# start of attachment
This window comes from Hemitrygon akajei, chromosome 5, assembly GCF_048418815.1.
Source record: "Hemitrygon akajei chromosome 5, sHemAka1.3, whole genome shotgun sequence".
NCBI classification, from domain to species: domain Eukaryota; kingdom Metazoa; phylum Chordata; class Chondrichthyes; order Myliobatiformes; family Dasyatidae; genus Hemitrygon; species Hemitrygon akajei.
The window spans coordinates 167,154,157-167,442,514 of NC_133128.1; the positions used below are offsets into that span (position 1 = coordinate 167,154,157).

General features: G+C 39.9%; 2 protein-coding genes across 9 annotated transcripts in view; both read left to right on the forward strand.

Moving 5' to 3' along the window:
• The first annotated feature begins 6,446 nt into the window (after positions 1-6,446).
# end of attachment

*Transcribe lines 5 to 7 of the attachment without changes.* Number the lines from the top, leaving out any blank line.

General features: G+C 39.9%; 2 protein-coding genes across 9 annotated transcripts in view; both read left to right on the forward strand.

Moving 5' to 3' along the window:
• The first annotated feature begins 6,446 nt into the window (after positions 1-6,446).